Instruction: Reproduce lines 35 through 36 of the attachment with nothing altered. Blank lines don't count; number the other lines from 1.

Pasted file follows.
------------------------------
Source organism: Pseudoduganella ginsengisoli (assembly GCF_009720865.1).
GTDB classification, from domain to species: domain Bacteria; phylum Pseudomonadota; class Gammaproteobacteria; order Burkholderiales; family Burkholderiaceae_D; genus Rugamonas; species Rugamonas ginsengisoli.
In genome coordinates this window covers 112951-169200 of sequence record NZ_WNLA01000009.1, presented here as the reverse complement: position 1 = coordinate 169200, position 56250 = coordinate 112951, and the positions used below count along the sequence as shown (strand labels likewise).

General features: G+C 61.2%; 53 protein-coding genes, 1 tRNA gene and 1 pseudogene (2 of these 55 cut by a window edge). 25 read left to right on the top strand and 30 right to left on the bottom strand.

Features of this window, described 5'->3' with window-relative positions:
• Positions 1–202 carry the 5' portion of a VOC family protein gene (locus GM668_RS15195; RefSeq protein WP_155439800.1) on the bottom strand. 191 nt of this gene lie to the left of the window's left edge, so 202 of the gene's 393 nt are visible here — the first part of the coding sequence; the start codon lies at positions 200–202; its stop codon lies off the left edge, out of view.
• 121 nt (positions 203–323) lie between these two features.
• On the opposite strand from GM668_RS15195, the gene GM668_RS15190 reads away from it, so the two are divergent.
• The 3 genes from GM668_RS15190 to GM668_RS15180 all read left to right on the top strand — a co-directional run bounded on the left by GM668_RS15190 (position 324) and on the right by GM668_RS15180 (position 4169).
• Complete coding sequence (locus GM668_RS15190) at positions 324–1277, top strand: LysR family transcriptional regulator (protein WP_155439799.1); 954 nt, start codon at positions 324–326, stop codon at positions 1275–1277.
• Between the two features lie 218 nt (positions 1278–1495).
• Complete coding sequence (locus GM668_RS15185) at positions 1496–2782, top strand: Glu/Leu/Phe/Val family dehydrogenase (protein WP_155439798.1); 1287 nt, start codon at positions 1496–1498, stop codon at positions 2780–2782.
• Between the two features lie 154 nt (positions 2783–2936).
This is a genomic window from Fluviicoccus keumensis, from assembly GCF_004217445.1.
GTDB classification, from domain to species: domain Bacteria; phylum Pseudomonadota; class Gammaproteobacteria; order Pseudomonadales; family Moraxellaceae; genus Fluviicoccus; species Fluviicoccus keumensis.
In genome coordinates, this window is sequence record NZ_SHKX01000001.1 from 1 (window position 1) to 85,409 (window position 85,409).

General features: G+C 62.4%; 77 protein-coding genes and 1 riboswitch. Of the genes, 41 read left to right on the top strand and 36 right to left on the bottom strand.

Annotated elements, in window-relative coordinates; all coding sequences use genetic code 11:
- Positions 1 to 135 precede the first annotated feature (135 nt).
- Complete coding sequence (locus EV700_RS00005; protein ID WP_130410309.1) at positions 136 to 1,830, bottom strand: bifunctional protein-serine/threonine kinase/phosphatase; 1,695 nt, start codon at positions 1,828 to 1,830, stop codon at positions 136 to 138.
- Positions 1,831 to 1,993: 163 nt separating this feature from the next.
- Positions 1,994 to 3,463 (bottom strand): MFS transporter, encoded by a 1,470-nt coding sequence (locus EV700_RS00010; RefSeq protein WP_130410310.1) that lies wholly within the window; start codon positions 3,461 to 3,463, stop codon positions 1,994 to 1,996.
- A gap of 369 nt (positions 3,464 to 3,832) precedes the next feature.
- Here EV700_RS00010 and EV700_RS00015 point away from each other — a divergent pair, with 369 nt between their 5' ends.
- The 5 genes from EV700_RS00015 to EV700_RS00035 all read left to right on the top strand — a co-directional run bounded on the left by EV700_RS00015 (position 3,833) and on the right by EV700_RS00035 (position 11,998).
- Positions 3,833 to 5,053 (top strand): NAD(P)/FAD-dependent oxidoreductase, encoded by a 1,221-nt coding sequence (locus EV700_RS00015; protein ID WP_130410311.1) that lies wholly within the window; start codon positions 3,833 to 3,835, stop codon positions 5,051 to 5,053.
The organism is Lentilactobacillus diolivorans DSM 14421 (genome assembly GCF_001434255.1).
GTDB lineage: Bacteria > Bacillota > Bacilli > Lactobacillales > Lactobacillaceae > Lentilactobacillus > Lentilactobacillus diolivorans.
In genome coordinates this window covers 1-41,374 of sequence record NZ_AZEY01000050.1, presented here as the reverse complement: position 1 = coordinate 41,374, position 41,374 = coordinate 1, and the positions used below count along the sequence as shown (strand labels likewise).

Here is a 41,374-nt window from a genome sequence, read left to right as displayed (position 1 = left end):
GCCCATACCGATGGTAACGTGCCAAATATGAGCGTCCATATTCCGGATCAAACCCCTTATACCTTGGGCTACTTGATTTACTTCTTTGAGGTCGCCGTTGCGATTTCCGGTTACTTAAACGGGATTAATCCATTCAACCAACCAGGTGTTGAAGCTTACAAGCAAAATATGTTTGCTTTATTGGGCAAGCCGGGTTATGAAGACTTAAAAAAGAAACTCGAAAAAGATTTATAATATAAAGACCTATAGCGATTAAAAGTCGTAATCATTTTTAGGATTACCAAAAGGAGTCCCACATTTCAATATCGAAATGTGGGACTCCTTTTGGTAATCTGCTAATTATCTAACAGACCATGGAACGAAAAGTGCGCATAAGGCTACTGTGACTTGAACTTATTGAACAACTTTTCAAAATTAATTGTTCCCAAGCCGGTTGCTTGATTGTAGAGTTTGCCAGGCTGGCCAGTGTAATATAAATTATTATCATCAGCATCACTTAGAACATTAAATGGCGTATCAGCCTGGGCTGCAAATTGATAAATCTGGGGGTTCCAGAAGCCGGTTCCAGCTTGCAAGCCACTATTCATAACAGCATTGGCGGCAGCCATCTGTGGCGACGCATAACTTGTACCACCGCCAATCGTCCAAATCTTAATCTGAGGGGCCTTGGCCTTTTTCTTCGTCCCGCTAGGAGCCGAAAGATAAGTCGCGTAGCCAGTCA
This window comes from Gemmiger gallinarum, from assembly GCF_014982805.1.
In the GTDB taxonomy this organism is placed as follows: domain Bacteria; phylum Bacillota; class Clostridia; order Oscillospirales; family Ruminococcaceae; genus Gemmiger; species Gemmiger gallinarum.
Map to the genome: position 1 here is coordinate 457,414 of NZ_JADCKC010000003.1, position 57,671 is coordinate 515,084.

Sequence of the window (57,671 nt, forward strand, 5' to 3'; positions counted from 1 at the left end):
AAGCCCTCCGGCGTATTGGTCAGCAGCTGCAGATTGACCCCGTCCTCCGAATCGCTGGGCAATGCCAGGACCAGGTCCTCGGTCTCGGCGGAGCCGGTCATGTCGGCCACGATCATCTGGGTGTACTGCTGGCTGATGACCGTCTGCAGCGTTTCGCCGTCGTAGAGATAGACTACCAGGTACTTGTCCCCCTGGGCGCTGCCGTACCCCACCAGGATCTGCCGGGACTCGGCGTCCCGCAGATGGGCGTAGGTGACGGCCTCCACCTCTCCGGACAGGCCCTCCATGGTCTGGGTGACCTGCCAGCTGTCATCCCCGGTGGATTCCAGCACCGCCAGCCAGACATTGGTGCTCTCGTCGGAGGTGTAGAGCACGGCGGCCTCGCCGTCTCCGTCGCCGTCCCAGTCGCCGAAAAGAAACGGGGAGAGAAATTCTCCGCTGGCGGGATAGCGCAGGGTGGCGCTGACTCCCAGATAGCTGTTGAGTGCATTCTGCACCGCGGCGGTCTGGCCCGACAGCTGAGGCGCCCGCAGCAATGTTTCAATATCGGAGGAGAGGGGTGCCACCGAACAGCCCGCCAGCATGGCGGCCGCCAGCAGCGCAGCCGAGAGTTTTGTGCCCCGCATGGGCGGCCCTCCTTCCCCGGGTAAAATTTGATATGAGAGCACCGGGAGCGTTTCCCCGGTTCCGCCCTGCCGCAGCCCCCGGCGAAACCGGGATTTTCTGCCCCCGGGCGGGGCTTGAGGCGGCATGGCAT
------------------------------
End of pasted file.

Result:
Sequence of the window (57,671 nt, forward strand, 5' to 3'; positions counted from 1 at the left end):
AAGCCCTCCGGCGTATTGGTCAGCAGCTGCAGATTGACCCCGTCCTCCGAATCGCTGGGCAATGCCAGGACCAGGTCCTCGGTCTCGGCGGAGCCGGTCATGTCGGCCACGATCATCTGGGTGTACTGCTGGCTGATGACCGTCTGCAGCGTTTCGCCGTCGTAGAGATAGACTACCAGGTACTTGTCCCCCTGGGCGCTGCCGTACCCCACCAGGATCTGCCGGGACTCGGCGTCCCGCAGATGGGCGTAGGTGACGGCCTCCACCTCTCCGGACAGGCCCTCCATGGTCTGGGTGACCTGCCAGCTGTCATCCCCGGTGGATTCCAGCACCGCCAGCCAGACATTGGTGCTCTCGTCGGAGGTGTAGAGCACGGCGGCCTCGCCGTCTCCGTCGCCGTCCCAGTCGCCGAAAAGAAACGGGGAGAGAAATTCTCCGCTGGCGGGATAGCGCAGGGTGGCGCTGACTCCCAGATAGCTGTTGAGTGCATTCTGCACCGCGGCGGTCTGGCCCGACAGCTGAGGCGCCCGCAGCAATGTTTCAATATCGGAGGAGAGGGGTGCCACCGAACAGCCCGCCAGCATGGCGGCCGCCAGCAGCGCAGCCGAGAGTTTTGTGCCCCGCATGGGCGGCCCTCCTTCCCCGGGTAAAATTTGATATGAGAGCACCGGGAGCGTTTCCCCGGTTCCGCCCTGCCGCAGCCCCCGGCGAAACCGGGATTTTCTGCCCCCGGGCGGGGCTTGAGGCGGCATGGCAT